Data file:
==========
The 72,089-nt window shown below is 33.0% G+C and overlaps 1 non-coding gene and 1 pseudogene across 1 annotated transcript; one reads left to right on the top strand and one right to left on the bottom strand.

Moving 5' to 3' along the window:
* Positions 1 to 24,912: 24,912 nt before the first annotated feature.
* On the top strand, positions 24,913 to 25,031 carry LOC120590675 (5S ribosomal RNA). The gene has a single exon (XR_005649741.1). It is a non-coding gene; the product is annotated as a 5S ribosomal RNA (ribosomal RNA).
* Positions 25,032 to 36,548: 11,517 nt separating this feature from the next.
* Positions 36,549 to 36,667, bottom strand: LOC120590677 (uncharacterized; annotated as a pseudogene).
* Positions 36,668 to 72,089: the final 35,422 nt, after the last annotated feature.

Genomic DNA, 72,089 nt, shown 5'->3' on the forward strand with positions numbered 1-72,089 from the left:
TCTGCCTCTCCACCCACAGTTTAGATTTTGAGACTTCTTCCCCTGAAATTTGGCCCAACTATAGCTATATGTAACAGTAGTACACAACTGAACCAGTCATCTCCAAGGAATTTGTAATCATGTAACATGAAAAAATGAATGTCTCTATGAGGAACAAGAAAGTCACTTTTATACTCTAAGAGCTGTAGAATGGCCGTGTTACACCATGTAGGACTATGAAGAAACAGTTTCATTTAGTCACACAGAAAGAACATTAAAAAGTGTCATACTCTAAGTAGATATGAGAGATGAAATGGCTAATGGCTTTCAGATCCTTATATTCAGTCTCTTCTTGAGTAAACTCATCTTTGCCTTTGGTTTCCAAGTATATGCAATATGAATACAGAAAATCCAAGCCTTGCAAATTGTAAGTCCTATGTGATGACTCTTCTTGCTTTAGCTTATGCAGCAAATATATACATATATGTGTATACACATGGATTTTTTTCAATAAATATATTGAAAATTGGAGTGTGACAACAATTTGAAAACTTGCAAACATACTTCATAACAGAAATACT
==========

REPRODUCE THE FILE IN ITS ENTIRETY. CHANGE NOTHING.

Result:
The 72,089-nt window shown below is 33.0% G+C and overlaps 1 non-coding gene and 1 pseudogene across 1 annotated transcript; one reads left to right on the top strand and one right to left on the bottom strand.

Moving 5' to 3' along the window:
* Positions 1 to 24,912: 24,912 nt before the first annotated feature.
* On the top strand, positions 24,913 to 25,031 carry LOC120590675 (5S ribosomal RNA). The gene has a single exon (XR_005649741.1). It is a non-coding gene; the product is annotated as a 5S ribosomal RNA (ribosomal RNA).
* Positions 25,032 to 36,548: 11,517 nt separating this feature from the next.
* Positions 36,549 to 36,667, bottom strand: LOC120590677 (uncharacterized; annotated as a pseudogene).
* Positions 36,668 to 72,089: the final 35,422 nt, after the last annotated feature.

Genomic DNA, 72,089 nt, shown 5'->3' on the forward strand with positions numbered 1-72,089 from the left:
TCTGCCTCTCCACCCACAGTTTAGATTTTGAGACTTCTTCCCCTGAAATTTGGCCCAACTATAGCTATATGTAACAGTAGTACACAACTGAACCAGTCATCTCCAAGGAATTTGTAATCATGTAACATGAAAAAATGAATGTCTCTATGAGGAACAAGAAAGTCACTTTTATACTCTAAGAGCTGTAGAATGGCCGTGTTACACCATGTAGGACTATGAAGAAACAGTTTCATTTAGTCACACAGAAAGAACATTAAAAAGTGTCATACTCTAAGTAGATATGAGAGATGAAATGGCTAATGGCTTTCAGATCCTTATATTCAGTCTCTTCTTGAGTAAACTCATCTTTGCCTTTGGTTTCCAAGTATATGCAATATGAATACAGAAAATCCAAGCCTTGCAAATTGTAAGTCCTATGTGATGACTCTTCTTGCTTTAGCTTATGCAGCAAATATATACATATATGTGTATACACATGGATTTTTTTCAATAAATATATTGAAAATTGGAGTGTGACAACAATTTGAAAACTTGCAAACATACTTCATAACAGAAATACT